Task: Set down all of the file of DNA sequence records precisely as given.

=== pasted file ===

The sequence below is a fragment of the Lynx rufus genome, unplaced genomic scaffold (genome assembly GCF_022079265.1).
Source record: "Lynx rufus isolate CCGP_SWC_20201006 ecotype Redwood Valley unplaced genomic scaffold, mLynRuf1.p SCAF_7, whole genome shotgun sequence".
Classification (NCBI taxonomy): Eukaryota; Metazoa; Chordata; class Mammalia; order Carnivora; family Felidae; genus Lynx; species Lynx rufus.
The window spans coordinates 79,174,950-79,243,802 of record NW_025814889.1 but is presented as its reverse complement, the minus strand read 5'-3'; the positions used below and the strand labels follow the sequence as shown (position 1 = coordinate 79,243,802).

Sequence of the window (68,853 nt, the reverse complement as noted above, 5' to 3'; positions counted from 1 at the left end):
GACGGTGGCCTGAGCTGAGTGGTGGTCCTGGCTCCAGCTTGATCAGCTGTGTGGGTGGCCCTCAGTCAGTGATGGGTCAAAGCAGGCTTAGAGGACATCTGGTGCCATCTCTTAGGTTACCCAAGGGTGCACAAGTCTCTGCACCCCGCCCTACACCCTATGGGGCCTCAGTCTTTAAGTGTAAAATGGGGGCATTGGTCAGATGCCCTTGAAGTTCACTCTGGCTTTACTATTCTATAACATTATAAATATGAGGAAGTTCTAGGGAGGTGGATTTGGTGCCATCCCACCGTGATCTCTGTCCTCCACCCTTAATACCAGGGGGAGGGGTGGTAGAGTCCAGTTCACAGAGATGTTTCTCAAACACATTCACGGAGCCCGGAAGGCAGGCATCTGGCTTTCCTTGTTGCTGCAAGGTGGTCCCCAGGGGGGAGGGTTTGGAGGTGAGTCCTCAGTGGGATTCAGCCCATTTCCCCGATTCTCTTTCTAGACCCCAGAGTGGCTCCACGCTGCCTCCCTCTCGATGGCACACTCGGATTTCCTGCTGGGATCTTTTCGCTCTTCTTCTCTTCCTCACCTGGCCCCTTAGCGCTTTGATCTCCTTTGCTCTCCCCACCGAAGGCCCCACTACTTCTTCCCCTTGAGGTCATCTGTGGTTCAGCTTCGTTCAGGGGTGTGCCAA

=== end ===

The sequence below is a fragment of the Lynx rufus genome, unplaced genomic scaffold (genome assembly GCF_022079265.1).
Source record: "Lynx rufus isolate CCGP_SWC_20201006 ecotype Redwood Valley unplaced genomic scaffold, mLynRuf1.p SCAF_7, whole genome shotgun sequence".
Classification (NCBI taxonomy): Eukaryota; Metazoa; Chordata; class Mammalia; order Carnivora; family Felidae; genus Lynx; species Lynx rufus.
The window spans coordinates 79,174,950-79,243,802 of record NW_025814889.1 but is presented as its reverse complement, the minus strand read 5'-3'; the positions used below and the strand labels follow the sequence as shown (position 1 = coordinate 79,243,802).

Sequence of the window (68,853 nt, the reverse complement as noted above, 5' to 3'; positions counted from 1 at the left end):
GACGGTGGCCTGAGCTGAGTGGTGGTCCTGGCTCCAGCTTGATCAGCTGTGTGGGTGGCCCTCAGTCAGTGATGGGTCAAAGCAGGCTTAGAGGACATCTGGTGCCATCTCTTAGGTTACCCAAGGGTGCACAAGTCTCTGCACCCCGCCCTACACCCTATGGGGCCTCAGTCTTTAAGTGTAAAATGGGGGCATTGGTCAGATGCCCTTGAAGTTCACTCTGGCTTTACTATTCTATAACATTATAAATATGAGGAAGTTCTAGGGAGGTGGATTTGGTGCCATCCCACCGTGATCTCTGTCCTCCACCCTTAATACCAGGGGGAGGGGTGGTAGAGTCCAGTTCACAGAGATGTTTCTCAAACACATTCACGGAGCCCGGAAGGCAGGCATCTGGCTTTCCTTGTTGCTGCAAGGTGGTCCCCAGGGGGGAGGGTTTGGAGGTGAGTCCTCAGTGGGATTCAGCCCATTTCCCCGATTCTCTTTCTAGACCCCAGAGTGGCTCCACGCTGCCTCCCTCTCGATGGCACACTCGGATTTCCTGCTGGGATCTTTTCGCTCTTCTTCTCTTCCTCACCTGGCCCCTTAGCGCTTTGATCTCCTTTGCTCTCCCCACCGAAGGCCCCACTACTTCTTCCCCTTGAGGTCATCTGTGGTTCAGCTTCGTTCAGGGGTGTGCCAA